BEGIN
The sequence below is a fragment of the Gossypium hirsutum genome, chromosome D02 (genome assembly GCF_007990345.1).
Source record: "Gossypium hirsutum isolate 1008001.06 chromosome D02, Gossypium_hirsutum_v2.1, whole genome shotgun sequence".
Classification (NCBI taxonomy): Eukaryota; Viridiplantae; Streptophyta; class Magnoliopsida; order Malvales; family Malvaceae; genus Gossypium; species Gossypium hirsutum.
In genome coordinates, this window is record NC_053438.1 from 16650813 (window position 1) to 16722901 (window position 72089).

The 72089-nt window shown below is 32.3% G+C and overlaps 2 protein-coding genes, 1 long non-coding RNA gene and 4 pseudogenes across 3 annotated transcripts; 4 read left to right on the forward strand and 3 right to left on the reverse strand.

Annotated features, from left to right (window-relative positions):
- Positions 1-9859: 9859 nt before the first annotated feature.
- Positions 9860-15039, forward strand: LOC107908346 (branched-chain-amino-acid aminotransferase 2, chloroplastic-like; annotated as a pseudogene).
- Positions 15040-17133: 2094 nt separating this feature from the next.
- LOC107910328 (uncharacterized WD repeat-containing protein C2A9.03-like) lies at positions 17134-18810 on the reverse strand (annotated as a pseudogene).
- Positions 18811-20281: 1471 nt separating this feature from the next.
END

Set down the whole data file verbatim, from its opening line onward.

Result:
The sequence below is a fragment of the Gossypium hirsutum genome, chromosome D02 (genome assembly GCF_007990345.1).
Source record: "Gossypium hirsutum isolate 1008001.06 chromosome D02, Gossypium_hirsutum_v2.1, whole genome shotgun sequence".
Classification (NCBI taxonomy): Eukaryota; Viridiplantae; Streptophyta; class Magnoliopsida; order Malvales; family Malvaceae; genus Gossypium; species Gossypium hirsutum.
In genome coordinates, this window is record NC_053438.1 from 16650813 (window position 1) to 16722901 (window position 72089).

The 72089-nt window shown below is 32.3% G+C and overlaps 2 protein-coding genes, 1 long non-coding RNA gene and 4 pseudogenes across 3 annotated transcripts; 4 read left to right on the forward strand and 3 right to left on the reverse strand.

Annotated features, from left to right (window-relative positions):
- Positions 1-9859: 9859 nt before the first annotated feature.
- Positions 9860-15039, forward strand: LOC107908346 (branched-chain-amino-acid aminotransferase 2, chloroplastic-like; annotated as a pseudogene).
- Positions 15040-17133: 2094 nt separating this feature from the next.
- LOC107910328 (uncharacterized WD repeat-containing protein C2A9.03-like) lies at positions 17134-18810 on the reverse strand (annotated as a pseudogene).
- Positions 18811-20281: 1471 nt separating this feature from the next.